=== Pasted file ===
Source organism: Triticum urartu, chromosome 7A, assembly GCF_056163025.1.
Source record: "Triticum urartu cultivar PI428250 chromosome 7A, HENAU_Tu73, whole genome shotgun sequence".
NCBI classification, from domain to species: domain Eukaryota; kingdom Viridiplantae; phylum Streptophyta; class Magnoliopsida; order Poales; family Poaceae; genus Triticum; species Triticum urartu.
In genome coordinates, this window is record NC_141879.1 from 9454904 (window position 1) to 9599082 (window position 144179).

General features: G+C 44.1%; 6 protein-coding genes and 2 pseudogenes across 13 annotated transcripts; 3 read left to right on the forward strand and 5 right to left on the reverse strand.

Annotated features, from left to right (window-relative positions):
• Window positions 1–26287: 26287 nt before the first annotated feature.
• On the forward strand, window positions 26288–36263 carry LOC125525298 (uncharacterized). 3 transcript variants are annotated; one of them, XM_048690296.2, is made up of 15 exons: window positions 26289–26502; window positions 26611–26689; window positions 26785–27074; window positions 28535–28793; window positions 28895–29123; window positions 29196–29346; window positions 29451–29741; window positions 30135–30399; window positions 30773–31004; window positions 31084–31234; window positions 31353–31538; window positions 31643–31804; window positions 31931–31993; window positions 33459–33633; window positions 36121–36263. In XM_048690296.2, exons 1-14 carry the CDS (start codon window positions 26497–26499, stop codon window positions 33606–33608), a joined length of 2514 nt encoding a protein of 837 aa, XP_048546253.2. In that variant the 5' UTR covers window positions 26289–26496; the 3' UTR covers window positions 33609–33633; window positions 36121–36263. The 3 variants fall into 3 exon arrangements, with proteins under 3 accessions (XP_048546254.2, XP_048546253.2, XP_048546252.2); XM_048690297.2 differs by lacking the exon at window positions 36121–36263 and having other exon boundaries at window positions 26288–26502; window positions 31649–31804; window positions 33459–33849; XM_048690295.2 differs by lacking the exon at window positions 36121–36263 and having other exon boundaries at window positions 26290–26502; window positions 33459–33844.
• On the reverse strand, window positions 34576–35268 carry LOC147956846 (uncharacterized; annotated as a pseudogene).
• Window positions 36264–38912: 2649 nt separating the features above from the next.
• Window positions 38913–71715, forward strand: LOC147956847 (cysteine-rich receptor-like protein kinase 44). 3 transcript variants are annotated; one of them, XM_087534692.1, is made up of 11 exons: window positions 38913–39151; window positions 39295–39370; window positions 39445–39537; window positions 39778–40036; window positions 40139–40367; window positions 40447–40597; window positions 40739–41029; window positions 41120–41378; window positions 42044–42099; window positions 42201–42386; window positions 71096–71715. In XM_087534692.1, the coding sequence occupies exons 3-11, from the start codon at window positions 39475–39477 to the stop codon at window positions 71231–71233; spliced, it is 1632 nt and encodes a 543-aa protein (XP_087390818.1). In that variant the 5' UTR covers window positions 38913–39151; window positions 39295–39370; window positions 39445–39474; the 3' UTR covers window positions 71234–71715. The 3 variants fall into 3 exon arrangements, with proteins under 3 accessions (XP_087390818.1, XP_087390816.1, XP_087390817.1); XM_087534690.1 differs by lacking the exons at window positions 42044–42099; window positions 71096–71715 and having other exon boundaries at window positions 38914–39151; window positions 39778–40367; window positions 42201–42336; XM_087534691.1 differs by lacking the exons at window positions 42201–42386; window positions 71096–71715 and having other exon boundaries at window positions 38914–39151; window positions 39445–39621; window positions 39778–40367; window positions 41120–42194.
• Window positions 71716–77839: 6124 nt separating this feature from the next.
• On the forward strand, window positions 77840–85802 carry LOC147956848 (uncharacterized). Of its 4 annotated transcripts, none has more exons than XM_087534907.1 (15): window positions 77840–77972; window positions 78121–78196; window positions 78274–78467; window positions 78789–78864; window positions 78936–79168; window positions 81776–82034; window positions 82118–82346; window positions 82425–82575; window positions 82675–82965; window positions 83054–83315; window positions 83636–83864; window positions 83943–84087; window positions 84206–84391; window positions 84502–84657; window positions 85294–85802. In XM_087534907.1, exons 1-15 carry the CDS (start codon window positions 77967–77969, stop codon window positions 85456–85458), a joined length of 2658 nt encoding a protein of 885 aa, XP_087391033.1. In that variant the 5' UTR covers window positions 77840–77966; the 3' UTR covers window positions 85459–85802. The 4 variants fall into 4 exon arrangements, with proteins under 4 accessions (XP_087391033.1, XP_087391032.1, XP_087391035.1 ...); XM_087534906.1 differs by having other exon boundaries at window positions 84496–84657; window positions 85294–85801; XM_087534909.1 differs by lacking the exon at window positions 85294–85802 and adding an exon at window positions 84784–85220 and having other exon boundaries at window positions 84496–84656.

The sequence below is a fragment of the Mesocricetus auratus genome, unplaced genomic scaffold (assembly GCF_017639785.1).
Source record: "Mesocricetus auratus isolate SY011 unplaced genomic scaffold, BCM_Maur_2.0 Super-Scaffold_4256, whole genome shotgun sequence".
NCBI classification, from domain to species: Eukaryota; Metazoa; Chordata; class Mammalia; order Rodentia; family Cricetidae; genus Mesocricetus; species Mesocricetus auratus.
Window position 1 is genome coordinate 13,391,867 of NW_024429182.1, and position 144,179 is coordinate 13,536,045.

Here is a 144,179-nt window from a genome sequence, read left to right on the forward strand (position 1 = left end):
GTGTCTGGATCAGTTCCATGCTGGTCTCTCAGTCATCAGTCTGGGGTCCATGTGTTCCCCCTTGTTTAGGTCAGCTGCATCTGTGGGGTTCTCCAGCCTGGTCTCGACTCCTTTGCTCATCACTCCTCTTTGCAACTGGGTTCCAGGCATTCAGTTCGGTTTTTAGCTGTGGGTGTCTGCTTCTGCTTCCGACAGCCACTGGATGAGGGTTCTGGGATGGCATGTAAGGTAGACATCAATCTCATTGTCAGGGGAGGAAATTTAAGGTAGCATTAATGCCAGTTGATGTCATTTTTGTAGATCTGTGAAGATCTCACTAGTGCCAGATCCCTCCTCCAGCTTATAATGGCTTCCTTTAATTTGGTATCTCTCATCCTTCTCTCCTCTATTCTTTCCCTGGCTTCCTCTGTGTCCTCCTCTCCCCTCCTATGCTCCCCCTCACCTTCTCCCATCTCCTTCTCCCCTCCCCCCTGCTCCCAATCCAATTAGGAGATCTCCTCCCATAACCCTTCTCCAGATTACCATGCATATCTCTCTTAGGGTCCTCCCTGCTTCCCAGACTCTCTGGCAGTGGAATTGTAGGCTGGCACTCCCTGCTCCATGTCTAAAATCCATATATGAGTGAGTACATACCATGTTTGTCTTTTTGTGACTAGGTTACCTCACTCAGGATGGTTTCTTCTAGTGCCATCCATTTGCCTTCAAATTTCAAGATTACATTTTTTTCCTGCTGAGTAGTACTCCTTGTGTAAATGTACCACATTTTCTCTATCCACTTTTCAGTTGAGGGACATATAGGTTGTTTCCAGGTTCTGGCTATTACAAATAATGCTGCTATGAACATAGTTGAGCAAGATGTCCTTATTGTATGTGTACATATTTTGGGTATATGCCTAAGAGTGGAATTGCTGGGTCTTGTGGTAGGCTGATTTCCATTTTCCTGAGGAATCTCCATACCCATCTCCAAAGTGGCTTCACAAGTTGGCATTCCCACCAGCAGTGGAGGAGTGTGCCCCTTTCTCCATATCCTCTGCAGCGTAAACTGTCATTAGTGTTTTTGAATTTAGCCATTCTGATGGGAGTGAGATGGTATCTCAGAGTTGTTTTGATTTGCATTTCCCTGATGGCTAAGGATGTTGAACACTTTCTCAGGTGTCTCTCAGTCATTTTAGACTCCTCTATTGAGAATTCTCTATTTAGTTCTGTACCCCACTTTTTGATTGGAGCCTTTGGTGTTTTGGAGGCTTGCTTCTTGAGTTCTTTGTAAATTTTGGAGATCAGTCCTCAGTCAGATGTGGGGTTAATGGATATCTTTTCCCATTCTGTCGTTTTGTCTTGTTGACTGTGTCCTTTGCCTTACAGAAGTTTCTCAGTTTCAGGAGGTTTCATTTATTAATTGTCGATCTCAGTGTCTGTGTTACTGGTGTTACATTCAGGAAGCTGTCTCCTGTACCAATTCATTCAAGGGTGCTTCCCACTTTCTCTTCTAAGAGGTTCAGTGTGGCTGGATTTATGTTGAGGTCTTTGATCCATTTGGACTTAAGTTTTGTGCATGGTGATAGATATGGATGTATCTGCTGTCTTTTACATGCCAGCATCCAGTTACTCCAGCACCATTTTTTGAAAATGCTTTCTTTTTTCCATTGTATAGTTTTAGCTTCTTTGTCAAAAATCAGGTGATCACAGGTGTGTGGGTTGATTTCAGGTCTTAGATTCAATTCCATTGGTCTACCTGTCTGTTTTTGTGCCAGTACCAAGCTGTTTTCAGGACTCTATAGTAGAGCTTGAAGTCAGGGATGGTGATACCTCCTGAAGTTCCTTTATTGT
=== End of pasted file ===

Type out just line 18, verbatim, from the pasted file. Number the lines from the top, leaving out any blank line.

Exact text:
Here is a 144,179-nt window from a genome sequence, read left to right on the forward strand (position 1 = left end):